NEW YORK (TheStreet) -- The five retailers profiled here before their earnings reports have had a difficult time so far in 2014. Three of the companies have stocks that are down by double-digit percentages.
It's tough to be positive about major retailers. For example, Elizabeth Arden (RDEN) , a maker of cosmetics, toiletries and fragrances, is down 43% year to date. The stock is below all five moving averages in today's first "crunching the numbers" table.
Read More: 4 Stocks Warren Buffett Is Selling in 2014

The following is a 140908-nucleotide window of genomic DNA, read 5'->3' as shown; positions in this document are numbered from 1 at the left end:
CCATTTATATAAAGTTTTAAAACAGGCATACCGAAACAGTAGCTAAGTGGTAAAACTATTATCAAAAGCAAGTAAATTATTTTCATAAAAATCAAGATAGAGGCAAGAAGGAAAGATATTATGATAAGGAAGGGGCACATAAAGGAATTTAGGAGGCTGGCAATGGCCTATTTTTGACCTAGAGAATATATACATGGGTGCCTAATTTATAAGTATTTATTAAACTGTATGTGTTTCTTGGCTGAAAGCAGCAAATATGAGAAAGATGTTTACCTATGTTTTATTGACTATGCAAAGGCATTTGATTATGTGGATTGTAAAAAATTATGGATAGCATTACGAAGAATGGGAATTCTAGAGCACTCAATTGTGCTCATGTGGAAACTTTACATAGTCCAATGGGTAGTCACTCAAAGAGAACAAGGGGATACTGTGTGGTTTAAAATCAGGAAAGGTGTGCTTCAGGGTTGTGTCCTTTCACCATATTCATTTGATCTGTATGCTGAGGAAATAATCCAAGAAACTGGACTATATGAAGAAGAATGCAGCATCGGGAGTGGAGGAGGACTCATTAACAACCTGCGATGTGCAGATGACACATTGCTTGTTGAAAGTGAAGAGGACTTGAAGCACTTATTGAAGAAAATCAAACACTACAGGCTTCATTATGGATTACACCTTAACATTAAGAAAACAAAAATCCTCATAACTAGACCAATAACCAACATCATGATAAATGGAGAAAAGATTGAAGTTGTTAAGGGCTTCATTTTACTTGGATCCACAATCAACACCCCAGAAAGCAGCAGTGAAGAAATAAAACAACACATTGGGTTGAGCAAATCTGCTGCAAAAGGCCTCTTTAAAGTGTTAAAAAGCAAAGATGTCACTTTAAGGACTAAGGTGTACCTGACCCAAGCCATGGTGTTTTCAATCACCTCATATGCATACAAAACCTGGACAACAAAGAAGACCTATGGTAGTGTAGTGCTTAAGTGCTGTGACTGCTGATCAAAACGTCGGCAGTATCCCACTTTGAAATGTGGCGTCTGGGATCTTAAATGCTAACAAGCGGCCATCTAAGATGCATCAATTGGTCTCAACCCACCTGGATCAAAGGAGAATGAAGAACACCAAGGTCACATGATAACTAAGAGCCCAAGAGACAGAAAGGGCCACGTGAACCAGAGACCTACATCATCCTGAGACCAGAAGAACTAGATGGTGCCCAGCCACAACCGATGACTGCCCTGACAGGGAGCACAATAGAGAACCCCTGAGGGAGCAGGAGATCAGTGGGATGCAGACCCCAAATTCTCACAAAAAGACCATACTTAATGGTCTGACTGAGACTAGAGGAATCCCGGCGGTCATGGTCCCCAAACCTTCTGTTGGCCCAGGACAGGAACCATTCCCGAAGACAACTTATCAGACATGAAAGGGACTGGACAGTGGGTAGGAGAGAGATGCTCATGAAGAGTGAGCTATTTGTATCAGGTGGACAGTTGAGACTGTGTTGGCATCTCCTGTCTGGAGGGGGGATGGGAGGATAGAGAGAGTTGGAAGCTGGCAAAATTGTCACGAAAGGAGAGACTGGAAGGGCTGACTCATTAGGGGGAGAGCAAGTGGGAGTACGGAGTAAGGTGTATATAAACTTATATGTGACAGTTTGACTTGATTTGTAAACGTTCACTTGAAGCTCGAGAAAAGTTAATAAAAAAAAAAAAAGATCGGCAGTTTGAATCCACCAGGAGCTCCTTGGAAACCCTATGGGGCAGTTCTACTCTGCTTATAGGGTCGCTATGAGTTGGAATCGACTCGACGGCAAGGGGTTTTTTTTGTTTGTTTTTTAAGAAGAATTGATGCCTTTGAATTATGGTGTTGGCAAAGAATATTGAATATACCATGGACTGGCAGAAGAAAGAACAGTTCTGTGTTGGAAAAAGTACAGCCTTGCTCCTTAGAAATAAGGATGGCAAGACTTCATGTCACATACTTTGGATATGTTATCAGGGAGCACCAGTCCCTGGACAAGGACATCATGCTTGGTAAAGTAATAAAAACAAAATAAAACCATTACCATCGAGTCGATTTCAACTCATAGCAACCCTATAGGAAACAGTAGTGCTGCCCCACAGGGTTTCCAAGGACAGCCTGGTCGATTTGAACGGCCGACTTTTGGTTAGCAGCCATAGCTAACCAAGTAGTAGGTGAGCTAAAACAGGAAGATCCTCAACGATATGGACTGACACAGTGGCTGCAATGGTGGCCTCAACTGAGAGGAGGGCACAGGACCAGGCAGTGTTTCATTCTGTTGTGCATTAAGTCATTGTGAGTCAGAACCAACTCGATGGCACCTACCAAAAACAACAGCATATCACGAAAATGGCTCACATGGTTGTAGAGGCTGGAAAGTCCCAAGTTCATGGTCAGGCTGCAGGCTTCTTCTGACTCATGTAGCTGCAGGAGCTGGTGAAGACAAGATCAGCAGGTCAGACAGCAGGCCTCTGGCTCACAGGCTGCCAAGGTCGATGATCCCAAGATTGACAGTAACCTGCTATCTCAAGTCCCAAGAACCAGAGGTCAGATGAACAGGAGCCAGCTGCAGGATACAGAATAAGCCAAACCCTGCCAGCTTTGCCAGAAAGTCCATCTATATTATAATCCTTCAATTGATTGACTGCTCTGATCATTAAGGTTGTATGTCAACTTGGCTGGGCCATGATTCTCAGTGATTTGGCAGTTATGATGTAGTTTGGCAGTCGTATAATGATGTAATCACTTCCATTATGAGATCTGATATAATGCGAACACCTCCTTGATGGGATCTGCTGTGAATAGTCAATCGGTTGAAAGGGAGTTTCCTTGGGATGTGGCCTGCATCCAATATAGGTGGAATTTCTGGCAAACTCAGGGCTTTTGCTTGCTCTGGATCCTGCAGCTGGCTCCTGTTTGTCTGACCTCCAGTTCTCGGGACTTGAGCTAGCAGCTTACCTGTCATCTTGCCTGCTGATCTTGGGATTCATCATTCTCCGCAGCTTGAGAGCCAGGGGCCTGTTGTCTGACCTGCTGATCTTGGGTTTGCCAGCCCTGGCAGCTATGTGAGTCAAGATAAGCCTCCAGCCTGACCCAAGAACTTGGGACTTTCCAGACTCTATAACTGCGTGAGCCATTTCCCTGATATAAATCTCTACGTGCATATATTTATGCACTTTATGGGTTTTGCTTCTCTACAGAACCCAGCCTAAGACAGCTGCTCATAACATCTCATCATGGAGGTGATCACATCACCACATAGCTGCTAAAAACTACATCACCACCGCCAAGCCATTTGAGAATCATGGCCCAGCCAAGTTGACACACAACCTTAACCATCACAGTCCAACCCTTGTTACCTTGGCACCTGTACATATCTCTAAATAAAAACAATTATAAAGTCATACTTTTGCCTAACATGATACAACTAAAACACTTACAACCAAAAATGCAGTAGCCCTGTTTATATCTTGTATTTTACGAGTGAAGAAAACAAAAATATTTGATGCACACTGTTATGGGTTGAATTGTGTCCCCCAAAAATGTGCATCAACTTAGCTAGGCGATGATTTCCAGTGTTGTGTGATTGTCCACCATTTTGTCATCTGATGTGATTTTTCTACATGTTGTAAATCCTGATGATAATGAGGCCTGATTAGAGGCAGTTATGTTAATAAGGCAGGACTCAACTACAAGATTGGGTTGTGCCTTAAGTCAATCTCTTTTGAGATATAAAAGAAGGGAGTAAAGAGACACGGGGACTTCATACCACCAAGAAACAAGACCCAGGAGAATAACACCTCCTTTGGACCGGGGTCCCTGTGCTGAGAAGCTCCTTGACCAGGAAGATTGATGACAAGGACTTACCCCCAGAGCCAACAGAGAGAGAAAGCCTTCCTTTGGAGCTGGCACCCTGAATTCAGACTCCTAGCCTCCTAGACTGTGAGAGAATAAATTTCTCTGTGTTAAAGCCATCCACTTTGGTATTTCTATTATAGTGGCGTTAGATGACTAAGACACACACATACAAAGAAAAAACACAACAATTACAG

Staples (SPLS) is down 28% year to date. The stock is attempting to confirm a tradeable bottom as its weekly chart is positive. That could be a sign that the company is benefiting from back-to-school spending.Target (TGT) is down 8% year to date, although the company appears to be coming out of the funk of the credit-card breaches during the 2013 holiday-shopping season. TJX Cos. (TJX) is down 17% year to date, but its weekly chart will shift to positive given a better-than-expected earnings report or forecast. I describe consumers as a 60/40 situation where 60% feel they can make ends meet, but still shop for bargains at T.J. Maxx, Marshalls and HomeGoods, while the 40% who are living paycheck-to-paycheck may shop at these stores to purchase a quality item at a discount. Urban Outfitters (URBN) is down just 2.8% year to date, but the company may benefit from back-to-school spending on casual wear for young women. Here are today's stock profiles. Two "crunching the numbers" tables follow. Elizabeth Arden ($20.18) has been volatile so far in 2014, trading as low as $23.45 on Feb. 5, and as high as $37.69 on April 30. It traded above its 200-day simple moving average between April 24 and May 12, and on May 13, the stock plunged below its 200-day SMA at $33.99, after the company posted a quarterly loss of 84 cents per share when analysts were expecting a slight profit. The year-to-date low is $19.88, which was set on Aug. 7. Analysts expect the company to report a loss of 29 cents per share before the opening bell on Tuesday. Elizabeth Arden has a 12-month trailing price-to-earnings ratio of 121.1 and does not pay a dividend. The weekly chart is negative but oversold with its five-week modified moving average at $22.00. Monthly and weekly value levels are $16.65 and $13.44, respectively, with annual risky levels at $26.71 and $33.81. Read More: Why Home Depot Remains the Retail Sector’s Best Bargain Stock
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